Lloyd Cole takes to the stage, looking more like a hip geography teacher than the brooding rock star of his youth, and launches straight into ‘Patience’, to the obvious approval of the capacity crowd at the De La Warr Pavillion. Once he’s finished his opening song he stops and takes a long, hard look at the crowd. After surveying the audience for a while he walks up to the microphone and delivers his first words of the evening; “Yeah….you’re not getting any younger either”.
Cole is nearing the end of his UK Tour which started in Corby at the end of February and will conclude, just four nights from now, in the Theatre Royal in Margate. He seems on fine form and enjoying himself on this leg of his ‘Retrospective’ Tour, featuring songs written between 1983 and 1996 – it’s a stark reminder of just how good this man’s back catalogue is and how well the songs stand up when stripped back to guitar and voice. This is especially true of the songs from his albums with The Commotions. Given that these came out in the mid to late 80s, a time when music production seemed to consist of throwing everything, often including the kitchen sink, at a song to see what would stick, it’s refreshing to hear them in this way, stripped of the lush layering and heavy reverb that characterised their band recordings.
‘Rattlesnakes’, probably Cole’s best known song, is third up in the set, showing again the strength of his songs and his confidence that he can perform such a strong number this early in the evening. From this point on, anyone arriving late is treated to a deadpan greeting from the stage and the information that, “you’ve missed ‘Rattlesnakes’”! Perhaps the biggest surprise of the evening is just how funny Cole can be. He doesn’t talk a lot between songs but when he does it’s with a dry, laconic wit, often at his own expense. “If any of you have witnessed a flawless performance of my work you’d know it was a tribute act”.
As Cole points out early on he is the opening act for the evening… “and, after the interval, I’ll be headlining”, so we’re treated to around two hours of music from the man and he really doesn’t put a foot wrong all night – well, apart from a couple of wrong chords that lead to the comment about a tribute band! Another surprise is just what a good guitarist he has become over the years. He’s on stage with just his notes, what looks like a cup of tea and a couple of acoustic guitars – his main one being a particularly nice Guild – yet it never sounds samey or limited in any way and his playing, while not particularly flashy, is beautifully judged and perfectly suited to these songs and to his voice. It’s particularly impressive when he delivers ‘Butterfly‘, from his hugely underrated 1991 Album ‘Don’t Get Weird On Me Babe’ which he describes as “The beginning of the beginning of the end” of his mainline career. He also shows he’s an adept interpreter of other’s songs and one of the highlights of the first set is his version of Leonard Cohen’s ‘Famous Blue Raincoat‘. It’s a song that really suits Cole’s voice these days, it does bear some tonal similarities to Cohen’s, and he delivers it beautifully.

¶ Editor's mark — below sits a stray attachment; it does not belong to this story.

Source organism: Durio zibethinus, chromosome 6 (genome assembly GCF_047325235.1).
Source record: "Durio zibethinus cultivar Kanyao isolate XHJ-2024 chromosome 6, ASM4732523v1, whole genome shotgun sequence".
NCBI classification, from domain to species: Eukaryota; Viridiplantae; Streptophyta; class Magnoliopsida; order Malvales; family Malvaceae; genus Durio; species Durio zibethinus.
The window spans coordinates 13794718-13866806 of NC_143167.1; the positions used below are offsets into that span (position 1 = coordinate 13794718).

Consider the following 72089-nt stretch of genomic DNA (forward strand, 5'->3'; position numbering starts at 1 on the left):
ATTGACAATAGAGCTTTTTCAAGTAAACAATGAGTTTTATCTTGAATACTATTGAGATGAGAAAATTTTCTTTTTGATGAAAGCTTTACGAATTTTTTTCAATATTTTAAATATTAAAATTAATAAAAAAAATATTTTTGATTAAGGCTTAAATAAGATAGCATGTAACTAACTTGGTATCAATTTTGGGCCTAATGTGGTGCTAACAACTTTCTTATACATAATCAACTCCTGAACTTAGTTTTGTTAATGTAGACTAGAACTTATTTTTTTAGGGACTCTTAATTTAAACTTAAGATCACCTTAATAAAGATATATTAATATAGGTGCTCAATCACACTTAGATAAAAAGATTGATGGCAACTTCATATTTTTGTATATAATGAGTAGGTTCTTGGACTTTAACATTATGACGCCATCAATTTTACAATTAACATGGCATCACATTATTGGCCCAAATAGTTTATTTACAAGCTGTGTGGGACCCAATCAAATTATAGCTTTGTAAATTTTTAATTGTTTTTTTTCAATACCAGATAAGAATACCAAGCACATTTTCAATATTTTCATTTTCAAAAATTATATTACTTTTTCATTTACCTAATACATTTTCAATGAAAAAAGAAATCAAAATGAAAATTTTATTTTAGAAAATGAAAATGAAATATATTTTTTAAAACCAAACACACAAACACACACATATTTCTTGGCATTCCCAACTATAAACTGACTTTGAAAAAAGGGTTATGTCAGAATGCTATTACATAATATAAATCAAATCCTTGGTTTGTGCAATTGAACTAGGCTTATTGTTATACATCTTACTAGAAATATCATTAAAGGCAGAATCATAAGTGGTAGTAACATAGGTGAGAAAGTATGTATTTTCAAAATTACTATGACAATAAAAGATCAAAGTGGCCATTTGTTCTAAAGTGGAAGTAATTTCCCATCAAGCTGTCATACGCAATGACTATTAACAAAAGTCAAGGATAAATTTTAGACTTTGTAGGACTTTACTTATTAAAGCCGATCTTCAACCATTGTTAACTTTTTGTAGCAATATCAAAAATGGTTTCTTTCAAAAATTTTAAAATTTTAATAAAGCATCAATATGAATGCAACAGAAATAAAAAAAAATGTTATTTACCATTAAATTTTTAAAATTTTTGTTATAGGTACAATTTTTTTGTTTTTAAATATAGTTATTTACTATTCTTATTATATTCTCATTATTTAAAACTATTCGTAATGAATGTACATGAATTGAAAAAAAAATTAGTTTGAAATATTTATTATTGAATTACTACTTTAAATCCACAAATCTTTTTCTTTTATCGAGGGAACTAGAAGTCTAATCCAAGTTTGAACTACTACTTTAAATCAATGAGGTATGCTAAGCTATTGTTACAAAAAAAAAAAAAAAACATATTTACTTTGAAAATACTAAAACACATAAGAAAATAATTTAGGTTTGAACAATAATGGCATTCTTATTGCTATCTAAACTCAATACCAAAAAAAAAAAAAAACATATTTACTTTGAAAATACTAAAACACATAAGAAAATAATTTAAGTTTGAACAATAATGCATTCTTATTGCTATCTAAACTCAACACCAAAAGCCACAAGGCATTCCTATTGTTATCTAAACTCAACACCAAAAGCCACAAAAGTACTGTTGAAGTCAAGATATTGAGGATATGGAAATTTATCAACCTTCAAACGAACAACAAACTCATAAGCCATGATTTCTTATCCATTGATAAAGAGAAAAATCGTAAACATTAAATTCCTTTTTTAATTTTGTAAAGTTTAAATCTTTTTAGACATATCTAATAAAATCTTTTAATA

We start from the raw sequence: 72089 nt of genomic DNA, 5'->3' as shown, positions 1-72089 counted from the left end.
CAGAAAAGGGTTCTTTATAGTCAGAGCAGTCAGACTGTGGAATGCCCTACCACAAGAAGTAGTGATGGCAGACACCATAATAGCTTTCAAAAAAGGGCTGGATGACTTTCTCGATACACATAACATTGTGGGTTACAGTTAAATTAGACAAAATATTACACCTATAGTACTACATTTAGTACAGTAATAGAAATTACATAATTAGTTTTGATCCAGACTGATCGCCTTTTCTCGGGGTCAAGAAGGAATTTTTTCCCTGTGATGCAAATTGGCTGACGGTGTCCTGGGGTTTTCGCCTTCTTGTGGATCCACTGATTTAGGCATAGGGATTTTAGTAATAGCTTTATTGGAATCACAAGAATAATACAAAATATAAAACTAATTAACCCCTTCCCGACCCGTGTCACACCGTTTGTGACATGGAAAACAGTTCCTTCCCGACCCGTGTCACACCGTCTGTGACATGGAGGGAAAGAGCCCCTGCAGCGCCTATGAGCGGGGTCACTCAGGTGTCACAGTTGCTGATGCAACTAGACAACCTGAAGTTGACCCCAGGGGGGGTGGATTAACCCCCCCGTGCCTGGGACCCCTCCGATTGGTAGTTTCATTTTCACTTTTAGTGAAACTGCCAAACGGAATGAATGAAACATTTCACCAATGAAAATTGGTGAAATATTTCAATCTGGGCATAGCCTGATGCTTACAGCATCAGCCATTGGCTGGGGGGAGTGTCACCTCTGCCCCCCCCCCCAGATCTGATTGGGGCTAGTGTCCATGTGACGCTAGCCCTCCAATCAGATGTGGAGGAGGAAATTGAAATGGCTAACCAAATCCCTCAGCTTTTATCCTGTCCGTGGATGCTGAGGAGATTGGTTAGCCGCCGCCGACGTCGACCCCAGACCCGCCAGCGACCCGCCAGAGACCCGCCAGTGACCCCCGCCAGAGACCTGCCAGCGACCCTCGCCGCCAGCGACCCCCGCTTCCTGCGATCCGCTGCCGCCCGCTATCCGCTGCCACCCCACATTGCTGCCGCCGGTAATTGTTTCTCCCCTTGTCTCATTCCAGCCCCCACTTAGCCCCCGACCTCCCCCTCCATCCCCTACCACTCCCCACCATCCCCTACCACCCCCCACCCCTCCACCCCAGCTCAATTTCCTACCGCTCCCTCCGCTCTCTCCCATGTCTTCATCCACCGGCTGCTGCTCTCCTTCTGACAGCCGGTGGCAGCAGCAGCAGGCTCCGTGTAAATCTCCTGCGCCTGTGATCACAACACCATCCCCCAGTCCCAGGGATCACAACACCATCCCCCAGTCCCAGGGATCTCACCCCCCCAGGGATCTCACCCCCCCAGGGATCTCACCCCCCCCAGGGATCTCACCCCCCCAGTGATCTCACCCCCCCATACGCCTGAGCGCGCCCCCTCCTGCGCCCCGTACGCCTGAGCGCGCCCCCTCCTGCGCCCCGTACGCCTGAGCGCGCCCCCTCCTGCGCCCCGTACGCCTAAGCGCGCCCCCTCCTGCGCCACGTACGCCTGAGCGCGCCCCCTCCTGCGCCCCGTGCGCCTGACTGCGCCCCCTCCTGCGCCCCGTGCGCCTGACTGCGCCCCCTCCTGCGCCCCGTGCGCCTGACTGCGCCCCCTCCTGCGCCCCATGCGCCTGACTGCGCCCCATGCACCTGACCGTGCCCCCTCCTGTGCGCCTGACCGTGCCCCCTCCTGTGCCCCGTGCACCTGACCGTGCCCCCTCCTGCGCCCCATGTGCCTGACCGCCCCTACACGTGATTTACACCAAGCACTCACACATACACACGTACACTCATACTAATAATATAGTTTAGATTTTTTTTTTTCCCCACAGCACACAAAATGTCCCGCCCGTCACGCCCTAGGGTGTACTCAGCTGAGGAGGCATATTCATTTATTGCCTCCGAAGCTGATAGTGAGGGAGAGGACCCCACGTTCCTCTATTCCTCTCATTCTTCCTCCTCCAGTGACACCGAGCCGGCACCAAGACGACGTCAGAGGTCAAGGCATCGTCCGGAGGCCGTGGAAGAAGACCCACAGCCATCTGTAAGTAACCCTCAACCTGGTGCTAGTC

He closes the first set with ‘Jennifer She Said’, from ‘Mainstay’, the final album from The Commotions and opens his second half performance with ‘Are You Ready To Be Heartbroken’ from ‘Rattlesnakes’ but, while the music from The Commotions years does figure heavily in both sets, there’s still plenty of room for his solo material including songs from the ‘Lloyd Cole’ album as well as ‘Bad Vibes’ and 1995’s ‘Love Story’. The “newest” number performed in this evening’s retrospective is ‘No More Love Songs’, written in 1996 but not committed to disc until 2003’s ‘Music in a Foreign Language’. All in all it’s a great look back at Cole’s most commercially successful period but you feel there’s still a lot more to come from this intelligent and creative songwriter and the evening leaves you not so much dwelling on the past as interested to hear what new music might be coming from Lloyd Cole in the not too distant future.
Needless to say, he closes out his second set with the big crowd pleasers – back to back performances of ‘Perfect Skin’ and ‘Lost Weekend’ that sound as good now as when we first heard them back in the mid 1980s. The applause is thunderous and the encore is a foregone conclusion. This is his first time at the De La Warr Pavilion and, as Cole himself said, “I don’t know why I haven’t been here before!” It would be nice to see him back here in the UK soon; perhaps to treat us to some of his newer material.
I Didn’t Know That You Cared
Love Ruins Everything
Famous Blue Raincoat
So You’d Like To Save The World
Jennifer She Said
Are You Ready To Be Heartbroken?
Like Lovers Do
Cut Me Down
Brand New Friend
Why I Love Country Music
No Blue Skies
Don’t Look Back
No More Love Songs
Myrtle and Rose
Four Flights Up
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